While this glimpse remains brief, it sketches what Occupy envisioned beyond borders, fences, or property. A problem persisted. Those articulating direct “participatory democracy” tended to be white, male, and often with leisure or income to detach from workaday, less privileged or more dutiful adults unable to pitch a tent or stand in solidarity from dawn to dusk, let alone into the increasingly chilly nights. (Schneider notes the lack of parents, for example.) Still, Schneider nods in approval as those less used to taking command and speaking out began to do so. “Those used to talking had to learn to listen more, and those used to shutting up had to learn how to teach.”

I can attest to the difficulties of this attitudinal adjustment, from my insights gleaned at Occupy LA and from friends who tried to channel the energy within enclaves as large as Oakland and small as a Sierra Nevada tourist destination; those used to being in charge (often with pedigrees from counterculture, global justice, and progressive cadres) found it unsettling to give in to those around them from disparate, non-credentialed backgrounds and from younger cohorts, resigned to following the lead from 1960s veterans. The non-authoritarian, elusive essence of Occupy by its nature slipped away from many grasps. Why it stayed mercurial, Schneider reasons, depended on its darting targets.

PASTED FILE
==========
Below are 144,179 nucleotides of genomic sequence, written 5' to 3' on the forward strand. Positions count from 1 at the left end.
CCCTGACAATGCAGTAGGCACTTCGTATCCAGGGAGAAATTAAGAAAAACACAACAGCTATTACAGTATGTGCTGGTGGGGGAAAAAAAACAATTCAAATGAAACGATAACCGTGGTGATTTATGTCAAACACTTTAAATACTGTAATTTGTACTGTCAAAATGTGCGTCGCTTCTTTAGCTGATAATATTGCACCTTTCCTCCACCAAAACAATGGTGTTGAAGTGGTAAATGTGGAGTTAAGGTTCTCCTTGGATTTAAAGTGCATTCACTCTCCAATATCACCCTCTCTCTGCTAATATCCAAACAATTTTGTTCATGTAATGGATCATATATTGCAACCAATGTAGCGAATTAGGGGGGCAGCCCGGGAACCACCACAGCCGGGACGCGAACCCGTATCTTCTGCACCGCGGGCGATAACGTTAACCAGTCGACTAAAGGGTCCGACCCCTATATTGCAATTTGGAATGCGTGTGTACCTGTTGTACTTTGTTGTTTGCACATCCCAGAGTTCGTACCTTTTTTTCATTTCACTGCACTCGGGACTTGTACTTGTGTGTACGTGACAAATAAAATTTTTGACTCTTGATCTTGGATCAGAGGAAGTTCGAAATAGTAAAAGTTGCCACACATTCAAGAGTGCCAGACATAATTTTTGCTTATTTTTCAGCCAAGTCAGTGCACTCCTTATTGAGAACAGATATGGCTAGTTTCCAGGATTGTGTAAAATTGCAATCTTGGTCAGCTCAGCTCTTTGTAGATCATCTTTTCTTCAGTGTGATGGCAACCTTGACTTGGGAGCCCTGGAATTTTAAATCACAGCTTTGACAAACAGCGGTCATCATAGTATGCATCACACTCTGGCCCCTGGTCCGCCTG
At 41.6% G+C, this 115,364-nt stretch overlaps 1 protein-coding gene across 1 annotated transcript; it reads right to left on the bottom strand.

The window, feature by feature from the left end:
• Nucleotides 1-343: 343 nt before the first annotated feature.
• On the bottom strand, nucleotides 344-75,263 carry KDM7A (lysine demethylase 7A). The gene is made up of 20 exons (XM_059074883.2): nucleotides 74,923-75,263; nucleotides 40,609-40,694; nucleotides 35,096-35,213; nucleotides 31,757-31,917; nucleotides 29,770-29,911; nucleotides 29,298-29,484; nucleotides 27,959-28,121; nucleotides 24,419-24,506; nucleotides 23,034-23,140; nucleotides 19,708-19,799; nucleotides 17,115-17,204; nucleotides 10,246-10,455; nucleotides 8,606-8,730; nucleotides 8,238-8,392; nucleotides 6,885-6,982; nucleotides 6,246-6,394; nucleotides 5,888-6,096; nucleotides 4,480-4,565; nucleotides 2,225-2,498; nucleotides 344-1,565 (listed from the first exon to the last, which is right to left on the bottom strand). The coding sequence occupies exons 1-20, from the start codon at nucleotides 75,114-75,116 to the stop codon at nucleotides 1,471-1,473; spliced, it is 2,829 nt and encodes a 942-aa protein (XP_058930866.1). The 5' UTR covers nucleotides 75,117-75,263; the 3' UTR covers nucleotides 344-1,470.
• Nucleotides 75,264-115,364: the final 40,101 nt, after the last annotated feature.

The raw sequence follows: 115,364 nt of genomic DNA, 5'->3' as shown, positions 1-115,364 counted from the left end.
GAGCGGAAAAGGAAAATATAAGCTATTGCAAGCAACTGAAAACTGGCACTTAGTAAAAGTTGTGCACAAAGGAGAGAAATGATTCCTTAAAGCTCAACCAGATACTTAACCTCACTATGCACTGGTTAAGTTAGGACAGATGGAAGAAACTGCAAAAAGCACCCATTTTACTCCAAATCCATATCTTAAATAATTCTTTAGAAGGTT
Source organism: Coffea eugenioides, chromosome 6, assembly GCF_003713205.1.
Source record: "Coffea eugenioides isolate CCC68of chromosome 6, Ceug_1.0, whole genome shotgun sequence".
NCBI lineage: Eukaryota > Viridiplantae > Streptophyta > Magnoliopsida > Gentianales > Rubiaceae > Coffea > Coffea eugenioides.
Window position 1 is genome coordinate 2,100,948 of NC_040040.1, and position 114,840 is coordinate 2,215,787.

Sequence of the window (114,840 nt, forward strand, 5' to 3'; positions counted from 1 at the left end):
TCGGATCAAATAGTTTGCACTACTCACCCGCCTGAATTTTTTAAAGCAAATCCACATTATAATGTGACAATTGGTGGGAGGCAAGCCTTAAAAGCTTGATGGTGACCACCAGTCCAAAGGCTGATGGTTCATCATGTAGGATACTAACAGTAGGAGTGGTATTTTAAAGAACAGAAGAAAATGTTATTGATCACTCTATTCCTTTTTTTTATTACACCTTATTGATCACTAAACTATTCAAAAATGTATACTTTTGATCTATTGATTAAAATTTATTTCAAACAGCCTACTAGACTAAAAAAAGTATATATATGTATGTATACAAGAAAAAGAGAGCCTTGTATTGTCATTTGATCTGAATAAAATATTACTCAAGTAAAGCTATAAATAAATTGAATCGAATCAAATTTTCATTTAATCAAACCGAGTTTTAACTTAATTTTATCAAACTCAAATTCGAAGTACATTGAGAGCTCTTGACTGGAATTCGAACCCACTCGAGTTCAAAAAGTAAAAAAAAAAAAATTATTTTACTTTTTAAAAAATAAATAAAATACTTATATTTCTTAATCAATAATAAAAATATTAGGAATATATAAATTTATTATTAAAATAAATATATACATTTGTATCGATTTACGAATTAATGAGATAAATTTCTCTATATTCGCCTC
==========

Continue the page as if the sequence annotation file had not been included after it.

Whereas the lunch counter sit-ins for Civil Rights aimed “specifically at the laws they oppose,” civil disobedience faltered when Big Pharma, banker malfeasance, SuperPACs, bailouts, Citizens United, student debt, foreclosures, drones, McJobs, and income disparity loomed over Americans in the Obama era. The disparate manifestations of these millennial monoliths required different tactics than civil disobedience. Rather than accept political institutions as legitimate, while resisting immoral laws, “political disobedience” (Schneider credits here Bernard Harcourt) brushes aside partisanship, policy reform, or 20th century post-war ideologies. Within this cleared space, Occupy blossomed.

After all, “Occupiers weren’t even capable of breaking many of the laws they opposed in the first place.” “Diversity of tactics” by autonomous spontaneity meant collaboration in a permissive manner, to evade police crackdowns from its hierarchical command, The NYPD knew by now how to squelch marches. Authority could not control chaos, as the Direct Action “affinity group” exemplified at the Brooklyn Bridge. Nonviolent principles sustained Occupiers; pragmatism wedged in its own force.

All the same, Schneider, deep into part two by now of his account, betrays weariness. Mayor Bloomberg tightens the city’s grip around Liberty Square. The police dump off homeless people and addicts there, while the unsettled attracted to its safe space increase unease. In this “particular mix of overeducated, underemployed, postindustrial primitivism,” Schneider locates the “organic expression of the movement,” confounding facile definition. The cause that the encampment represents ties itself to liberating a place, but can that place alone represent the diverse demands of its residents?